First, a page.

For the McKay Lodge family of Oberlin, Ohio, the current suspension of some Russian adoptions is more than just a bureaucratic snag. It's a suspension of their hopes and dreams that leaves the entire family - and their prospective adoptive son who waits in a Russian orphanage - in a very difficult state of emotional limbo.
"The paperwork is in Russia. Our application has been formally accepted," explains Gina McKay Lodge. "We had anticipated going to pick him up in June."
But now the process is delayed, and the McKay Lodges will probably have to wait until October before completing the adoption. Neither do they know how much the eight-year-old boy they're hoping will become their son understands the hitch in plans. "It may only be six months," says Ms. McKay Lodge. "But for a child his age that could seem forever."
It is hard to estimate how many American families are in a similar situation with stalled Russian adoptions, although some say the number could be in the hundreds. What makes the process more confusing, though - and more painful - is that in certain regions of Russia, adoptions by US citizens are proceeding normally. For some families, the inconsistency of the new regulations just adds to the frustration.
In chat rooms set up on the Internet by adoption agencies, some prospective parents have been sharing both information and consolation in recent months. "All we can do is pray," wrote one would-be adoptive mother, halfway through the process.
"The uncertainty of it all is definitely the hardest part," wrote another. "If I can dry my tears, I will check back to see what anyone else has to say," added a third who lamented that her child was waiting in Ekaterinburg.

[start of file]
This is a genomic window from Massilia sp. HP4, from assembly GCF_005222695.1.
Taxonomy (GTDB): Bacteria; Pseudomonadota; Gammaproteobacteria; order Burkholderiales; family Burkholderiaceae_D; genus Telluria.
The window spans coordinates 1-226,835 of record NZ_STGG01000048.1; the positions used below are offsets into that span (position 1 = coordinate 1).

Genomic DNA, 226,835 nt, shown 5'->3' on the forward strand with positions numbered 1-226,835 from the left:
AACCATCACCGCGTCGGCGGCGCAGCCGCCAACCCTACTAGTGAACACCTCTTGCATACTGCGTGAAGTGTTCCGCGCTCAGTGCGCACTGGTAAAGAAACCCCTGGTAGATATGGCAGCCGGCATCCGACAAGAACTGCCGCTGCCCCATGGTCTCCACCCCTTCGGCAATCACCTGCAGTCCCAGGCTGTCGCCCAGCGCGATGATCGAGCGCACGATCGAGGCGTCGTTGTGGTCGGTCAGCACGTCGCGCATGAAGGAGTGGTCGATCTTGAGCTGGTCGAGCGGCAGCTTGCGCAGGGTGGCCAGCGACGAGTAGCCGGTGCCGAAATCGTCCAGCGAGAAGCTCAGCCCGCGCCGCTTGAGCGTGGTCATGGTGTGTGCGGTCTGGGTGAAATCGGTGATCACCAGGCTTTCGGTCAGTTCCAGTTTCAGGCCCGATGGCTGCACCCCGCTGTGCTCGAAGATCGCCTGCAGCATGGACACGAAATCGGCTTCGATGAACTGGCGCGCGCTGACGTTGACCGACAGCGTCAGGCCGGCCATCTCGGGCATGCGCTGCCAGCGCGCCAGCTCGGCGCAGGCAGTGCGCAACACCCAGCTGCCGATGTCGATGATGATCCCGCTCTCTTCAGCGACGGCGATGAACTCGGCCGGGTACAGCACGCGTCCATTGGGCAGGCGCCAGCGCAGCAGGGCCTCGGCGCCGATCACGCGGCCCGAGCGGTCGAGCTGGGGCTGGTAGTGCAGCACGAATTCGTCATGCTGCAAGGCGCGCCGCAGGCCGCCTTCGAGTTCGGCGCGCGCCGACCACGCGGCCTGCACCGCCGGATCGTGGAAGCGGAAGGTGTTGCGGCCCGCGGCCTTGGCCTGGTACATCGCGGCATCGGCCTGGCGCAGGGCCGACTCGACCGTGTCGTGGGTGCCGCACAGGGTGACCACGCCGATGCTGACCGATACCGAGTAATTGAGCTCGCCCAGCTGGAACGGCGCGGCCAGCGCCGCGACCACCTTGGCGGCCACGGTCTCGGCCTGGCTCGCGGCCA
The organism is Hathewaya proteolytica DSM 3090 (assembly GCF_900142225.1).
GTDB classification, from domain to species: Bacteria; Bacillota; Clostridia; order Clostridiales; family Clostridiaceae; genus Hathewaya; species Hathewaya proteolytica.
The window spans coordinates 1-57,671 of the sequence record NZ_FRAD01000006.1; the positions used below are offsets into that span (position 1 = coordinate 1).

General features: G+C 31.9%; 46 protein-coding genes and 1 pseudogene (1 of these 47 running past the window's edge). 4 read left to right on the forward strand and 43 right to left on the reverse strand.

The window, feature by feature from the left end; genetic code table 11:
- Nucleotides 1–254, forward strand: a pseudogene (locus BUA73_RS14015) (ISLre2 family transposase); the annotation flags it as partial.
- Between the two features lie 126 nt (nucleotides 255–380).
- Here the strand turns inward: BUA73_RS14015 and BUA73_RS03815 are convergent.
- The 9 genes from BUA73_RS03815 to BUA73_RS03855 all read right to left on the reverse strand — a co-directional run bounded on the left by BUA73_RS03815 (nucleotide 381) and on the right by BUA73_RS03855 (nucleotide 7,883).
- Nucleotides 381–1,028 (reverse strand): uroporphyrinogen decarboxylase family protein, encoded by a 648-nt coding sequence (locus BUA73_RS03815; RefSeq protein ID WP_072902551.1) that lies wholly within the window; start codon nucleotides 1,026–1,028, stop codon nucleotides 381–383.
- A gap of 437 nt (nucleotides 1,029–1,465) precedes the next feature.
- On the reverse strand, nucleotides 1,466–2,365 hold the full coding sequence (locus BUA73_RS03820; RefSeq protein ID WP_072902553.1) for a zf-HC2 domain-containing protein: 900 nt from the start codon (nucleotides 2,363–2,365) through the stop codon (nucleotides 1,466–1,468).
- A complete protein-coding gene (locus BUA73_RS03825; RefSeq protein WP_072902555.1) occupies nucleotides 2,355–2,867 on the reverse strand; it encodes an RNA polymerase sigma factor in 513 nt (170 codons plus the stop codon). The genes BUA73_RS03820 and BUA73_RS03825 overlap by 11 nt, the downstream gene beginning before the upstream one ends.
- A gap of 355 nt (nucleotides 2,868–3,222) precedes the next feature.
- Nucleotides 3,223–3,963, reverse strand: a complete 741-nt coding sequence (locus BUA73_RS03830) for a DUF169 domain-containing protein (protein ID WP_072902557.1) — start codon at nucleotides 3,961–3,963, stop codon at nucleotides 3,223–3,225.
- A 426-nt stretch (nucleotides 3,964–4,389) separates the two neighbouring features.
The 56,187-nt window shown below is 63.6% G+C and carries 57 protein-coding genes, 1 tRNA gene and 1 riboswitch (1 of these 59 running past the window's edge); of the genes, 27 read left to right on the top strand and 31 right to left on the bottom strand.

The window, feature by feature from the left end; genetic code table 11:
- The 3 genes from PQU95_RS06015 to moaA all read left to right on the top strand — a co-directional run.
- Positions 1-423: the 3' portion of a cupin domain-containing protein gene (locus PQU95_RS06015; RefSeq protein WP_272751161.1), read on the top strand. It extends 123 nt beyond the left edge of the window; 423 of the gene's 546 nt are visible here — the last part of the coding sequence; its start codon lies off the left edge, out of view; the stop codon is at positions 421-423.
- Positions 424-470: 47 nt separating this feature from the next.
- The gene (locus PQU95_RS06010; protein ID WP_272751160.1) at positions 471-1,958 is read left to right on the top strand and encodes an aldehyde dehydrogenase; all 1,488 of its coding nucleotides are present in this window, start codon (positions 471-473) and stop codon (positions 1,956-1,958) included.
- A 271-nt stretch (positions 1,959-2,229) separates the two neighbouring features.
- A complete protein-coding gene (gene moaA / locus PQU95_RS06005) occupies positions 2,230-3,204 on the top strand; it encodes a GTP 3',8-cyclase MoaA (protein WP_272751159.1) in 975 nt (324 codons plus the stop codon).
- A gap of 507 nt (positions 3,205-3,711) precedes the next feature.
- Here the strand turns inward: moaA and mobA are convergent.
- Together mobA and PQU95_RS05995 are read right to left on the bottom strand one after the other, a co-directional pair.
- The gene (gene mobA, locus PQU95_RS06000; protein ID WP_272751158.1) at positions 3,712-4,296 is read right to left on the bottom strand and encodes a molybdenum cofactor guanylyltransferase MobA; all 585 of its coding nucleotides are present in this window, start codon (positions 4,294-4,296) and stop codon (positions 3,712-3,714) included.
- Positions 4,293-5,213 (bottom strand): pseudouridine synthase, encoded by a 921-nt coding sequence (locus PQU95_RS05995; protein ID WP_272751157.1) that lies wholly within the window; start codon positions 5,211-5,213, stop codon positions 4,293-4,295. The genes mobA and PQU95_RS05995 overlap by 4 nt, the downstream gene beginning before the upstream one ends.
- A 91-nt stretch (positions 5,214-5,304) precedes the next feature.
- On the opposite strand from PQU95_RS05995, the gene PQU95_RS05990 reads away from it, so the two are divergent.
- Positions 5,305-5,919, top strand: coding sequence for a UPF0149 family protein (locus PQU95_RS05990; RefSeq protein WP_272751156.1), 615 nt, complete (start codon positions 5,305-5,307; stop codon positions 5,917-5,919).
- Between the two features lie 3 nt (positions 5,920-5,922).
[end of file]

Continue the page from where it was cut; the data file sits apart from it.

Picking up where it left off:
For the McKay Lodges, this was to be a second Russian adoption. When the couple went to Russia last year to adopt a seven-month-old baby girl, they met young Pavel, then seven, and were immediately taken by what Ms. McKay Lodge describes as his "calm, intelligent" manner, and a sense that he was "very kind-hearted."
Although they hadn't originally planned on adopting an older child, they began proceedings to adopt Pavel as soon as they returned home. The last adoption took five months; this one is likely to take as much as a year and a half.
But Pavel's would-be adoptive mother says she still hopes the current impasse will resolve itself. Although she has heard nothing from the orphanage, her US adoption agency says there is no reason to worry.
She feels strongly that the commitment that her family has made to move Pavel out of the orphanage and into a loving home is one that must be honored.
"And I know the Russians want the same thing for him," she insists. "I know they have the same kind intentions."
(c) Copyright 2000. The Christian Science Publishing Society